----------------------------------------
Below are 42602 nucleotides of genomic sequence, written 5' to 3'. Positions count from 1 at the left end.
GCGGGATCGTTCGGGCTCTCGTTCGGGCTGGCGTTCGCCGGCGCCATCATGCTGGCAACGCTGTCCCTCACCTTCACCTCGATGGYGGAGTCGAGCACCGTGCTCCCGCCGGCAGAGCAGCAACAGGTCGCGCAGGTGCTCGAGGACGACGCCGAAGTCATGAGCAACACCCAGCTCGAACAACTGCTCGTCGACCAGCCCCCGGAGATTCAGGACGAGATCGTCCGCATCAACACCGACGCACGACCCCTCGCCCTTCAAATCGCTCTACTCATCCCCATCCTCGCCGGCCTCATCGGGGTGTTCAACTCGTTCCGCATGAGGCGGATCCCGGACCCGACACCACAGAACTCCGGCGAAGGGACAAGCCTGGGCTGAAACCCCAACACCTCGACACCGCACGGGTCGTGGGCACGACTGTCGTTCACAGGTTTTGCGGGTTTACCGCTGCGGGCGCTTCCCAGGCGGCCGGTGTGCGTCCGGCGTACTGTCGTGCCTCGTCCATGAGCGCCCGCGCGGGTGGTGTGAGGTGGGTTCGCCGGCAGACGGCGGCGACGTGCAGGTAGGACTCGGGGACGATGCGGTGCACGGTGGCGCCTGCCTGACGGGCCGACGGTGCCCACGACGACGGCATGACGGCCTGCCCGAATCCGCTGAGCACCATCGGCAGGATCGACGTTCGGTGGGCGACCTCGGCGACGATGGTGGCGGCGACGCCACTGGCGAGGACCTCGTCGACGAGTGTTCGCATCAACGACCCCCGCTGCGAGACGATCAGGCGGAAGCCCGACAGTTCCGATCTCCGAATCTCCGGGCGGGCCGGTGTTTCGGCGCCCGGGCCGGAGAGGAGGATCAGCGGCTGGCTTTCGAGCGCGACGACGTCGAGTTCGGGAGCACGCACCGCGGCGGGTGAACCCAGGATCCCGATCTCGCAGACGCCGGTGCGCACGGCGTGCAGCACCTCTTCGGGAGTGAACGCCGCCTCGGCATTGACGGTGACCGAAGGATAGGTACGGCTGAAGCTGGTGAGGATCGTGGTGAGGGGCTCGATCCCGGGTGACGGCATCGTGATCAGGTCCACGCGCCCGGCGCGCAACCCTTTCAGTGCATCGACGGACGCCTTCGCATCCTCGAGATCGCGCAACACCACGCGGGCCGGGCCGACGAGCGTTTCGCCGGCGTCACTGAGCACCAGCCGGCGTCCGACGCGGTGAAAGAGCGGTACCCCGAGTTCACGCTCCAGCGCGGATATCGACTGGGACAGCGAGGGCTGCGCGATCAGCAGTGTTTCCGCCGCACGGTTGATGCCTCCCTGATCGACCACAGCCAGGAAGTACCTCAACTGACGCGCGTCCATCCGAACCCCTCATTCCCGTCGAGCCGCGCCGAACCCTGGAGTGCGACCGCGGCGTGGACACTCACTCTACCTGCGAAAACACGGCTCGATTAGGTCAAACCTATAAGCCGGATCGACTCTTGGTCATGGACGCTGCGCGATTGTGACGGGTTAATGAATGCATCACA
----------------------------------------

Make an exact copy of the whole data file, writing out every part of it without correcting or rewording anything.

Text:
Below are 42602 nucleotides of genomic sequence, written 5' to 3'. Positions count from 1 at the left end.
GCGGGATCGTTCGGGCTCTCGTTCGGGCTGGCGTTCGCCGGCGCCATCATGCTGGCAACGCTGTCCCTCACCTTCACCTCGATGGYGGAGTCGAGCACCGTGCTCCCGCCGGCAGAGCAGCAACAGGTCGCGCAGGTGCTCGAGGACGACGCCGAAGTCATGAGCAACACCCAGCTCGAACAACTGCTCGTCGACCAGCCCCCGGAGATTCAGGACGAGATCGTCCGCATCAACACCGACGCACGACCCCTCGCCCTTCAAATCGCTCTACTCATCCCCATCCTCGCCGGCCTCATCGGGGTGTTCAACTCGTTCCGCATGAGGCGGATCCCGGACCCGACACCACAGAACTCCGGCGAAGGGACAAGCCTGGGCTGAAACCCCAACACCTCGACACCGCACGGGTCGTGGGCACGACTGTCGTTCACAGGTTTTGCGGGTTTACCGCTGCGGGCGCTTCCCAGGCGGCCGGTGTGCGTCCGGCGTACTGTCGTGCCTCGTCCATGAGCGCCCGCGCGGGTGGTGTGAGGTGGGTTCGCCGGCAGACGGCGGCGACGTGCAGGTAGGACTCGGGGACGATGCGGTGCACGGTGGCGCCTGCCTGACGGGCCGACGGTGCCCACGACGACGGCATGACGGCCTGCCCGAATCCGCTGAGCACCATCGGCAGGATCGACGTTCGGTGGGCGACCTCGGCGACGATGGTGGCGGCGACGCCACTGGCGAGGACCTCGTCGACGAGTGTTCGCATCAACGACCCCCGCTGCGAGACGATCAGGCGGAAGCCCGACAGTTCCGATCTCCGAATCTCCGGGCGGGCCGGTGTTTCGGCGCCCGGGCCGGAGAGGAGGATCAGCGGCTGGCTTTCGAGCGCGACGACGTCGAGTTCGGGAGCACGCACCGCGGCGGGTGAACCCAGGATCCCGATCTCGCAGACGCCGGTGCGCACGGCGTGCAGCACCTCTTCGGGAGTGAACGCCGCCTCGGCATTGACGGTGACCGAAGGATAGGTACGGCTGAAGCTGGTGAGGATCGTGGTGAGGGGCTCGATCCCGGGTGACGGCATCGTGATCAGGTCCACGCGCCCGGCGCGCAACCCTTTCAGTGCATCGACGGACGCCTTCGCATCCTCGAGATCGCGCAACACCACGCGGGCCGGGCCGACGAGCGTTTCGCCGGCGTCACTGAGCACCAGCCGGCGTCCGACGCGGTGAAAGAGCGGTACCCCGAGTTCACGCTCCAGCGCGGATATCGACTGGGACAGCGAGGGCTGCGCGATCAGCAGTGTTTCCGCCGCACGGTTGATGCCTCCCTGATCGACCACAGCCAGGAAGTACCTCAACTGACGCGCGTCCATCCGAACCCCTCATTCCCGTCGAGCCGCGCCGAACCCTGGAGTGCGACCGCGGCGTGGACACTCACTCTACCTGCGAAAACACGGCTCGATTAGGTCAAACCTATAAGCCGGATCGACTCTTGGTCATGGACGCTGCGCGATTGTGACGGGTTAATGAATGCATCACA